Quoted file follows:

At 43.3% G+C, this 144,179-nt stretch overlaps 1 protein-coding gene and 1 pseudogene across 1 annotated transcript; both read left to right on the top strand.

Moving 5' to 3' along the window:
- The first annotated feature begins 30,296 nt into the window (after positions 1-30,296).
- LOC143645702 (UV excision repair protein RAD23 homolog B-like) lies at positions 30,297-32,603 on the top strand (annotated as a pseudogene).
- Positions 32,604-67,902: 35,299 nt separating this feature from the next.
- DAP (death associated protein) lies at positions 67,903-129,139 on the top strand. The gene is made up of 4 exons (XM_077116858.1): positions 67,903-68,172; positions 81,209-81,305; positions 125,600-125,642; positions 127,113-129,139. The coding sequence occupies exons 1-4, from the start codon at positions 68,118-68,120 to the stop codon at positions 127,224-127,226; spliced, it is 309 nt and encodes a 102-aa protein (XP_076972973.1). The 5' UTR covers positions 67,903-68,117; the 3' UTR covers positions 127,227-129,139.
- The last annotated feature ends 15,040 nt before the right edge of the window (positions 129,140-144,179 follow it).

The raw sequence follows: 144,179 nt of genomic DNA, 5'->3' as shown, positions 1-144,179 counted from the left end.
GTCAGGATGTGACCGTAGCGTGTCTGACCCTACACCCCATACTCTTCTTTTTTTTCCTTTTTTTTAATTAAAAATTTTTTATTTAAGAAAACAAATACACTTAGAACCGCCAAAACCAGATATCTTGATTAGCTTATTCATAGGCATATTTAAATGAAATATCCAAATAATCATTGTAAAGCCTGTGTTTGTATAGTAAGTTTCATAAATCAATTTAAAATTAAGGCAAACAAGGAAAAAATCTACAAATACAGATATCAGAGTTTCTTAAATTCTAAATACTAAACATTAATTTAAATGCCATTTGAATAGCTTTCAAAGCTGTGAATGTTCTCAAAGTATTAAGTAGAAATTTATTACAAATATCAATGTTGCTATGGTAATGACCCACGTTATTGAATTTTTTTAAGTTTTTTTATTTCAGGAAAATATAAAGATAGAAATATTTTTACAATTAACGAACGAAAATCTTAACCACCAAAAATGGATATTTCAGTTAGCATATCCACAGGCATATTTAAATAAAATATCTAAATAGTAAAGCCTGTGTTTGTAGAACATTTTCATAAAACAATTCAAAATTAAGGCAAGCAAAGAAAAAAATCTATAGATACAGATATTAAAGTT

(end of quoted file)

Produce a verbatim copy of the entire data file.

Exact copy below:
At 43.3% G+C, this 144,179-nt stretch overlaps 1 protein-coding gene and 1 pseudogene across 1 annotated transcript; both read left to right on the top strand.

Moving 5' to 3' along the window:
- The first annotated feature begins 30,296 nt into the window (after positions 1-30,296).
- LOC143645702 (UV excision repair protein RAD23 homolog B-like) lies at positions 30,297-32,603 on the top strand (annotated as a pseudogene).
- Positions 32,604-67,902: 35,299 nt separating this feature from the next.
- DAP (death associated protein) lies at positions 67,903-129,139 on the top strand. The gene is made up of 4 exons (XM_077116858.1): positions 67,903-68,172; positions 81,209-81,305; positions 125,600-125,642; positions 127,113-129,139. The coding sequence occupies exons 1-4, from the start codon at positions 68,118-68,120 to the stop codon at positions 127,224-127,226; spliced, it is 309 nt and encodes a 102-aa protein (XP_076972973.1). The 5' UTR covers positions 67,903-68,117; the 3' UTR covers positions 127,227-129,139.
- The last annotated feature ends 15,040 nt before the right edge of the window (positions 129,140-144,179 follow it).

The raw sequence follows: 144,179 nt of genomic DNA, 5'->3' as shown, positions 1-144,179 counted from the left end.
GTCAGGATGTGACCGTAGCGTGTCTGACCCTACACCCCATACTCTTCTTTTTTTTCCTTTTTTTTAATTAAAAATTTTTTATTTAAGAAAACAAATACACTTAGAACCGCCAAAACCAGATATCTTGATTAGCTTATTCATAGGCATATTTAAATGAAATATCCAAATAATCATTGTAAAGCCTGTGTTTGTATAGTAAGTTTCATAAATCAATTTAAAATTAAGGCAAACAAGGAAAAAATCTACAAATACAGATATCAGAGTTTCTTAAATTCTAAATACTAAACATTAATTTAAATGCCATTTGAATAGCTTTCAAAGCTGTGAATGTTCTCAAAGTATTAAGTAGAAATTTATTACAAATATCAATGTTGCTATGGTAATGACCCACGTTATTGAATTTTTTTAAGTTTTTTTATTTCAGGAAAATATAAAGATAGAAATATTTTTACAATTAACGAACGAAAATCTTAACCACCAAAAATGGATATTTCAGTTAGCATATCCACAGGCATATTTAAATAAAATATCTAAATAGTAAAGCCTGTGTTTGTAGAACATTTTCATAAAACAATTCAAAATTAAGGCAAGCAAAGAAAAAAATCTATAGATACAGATATTAAAGTT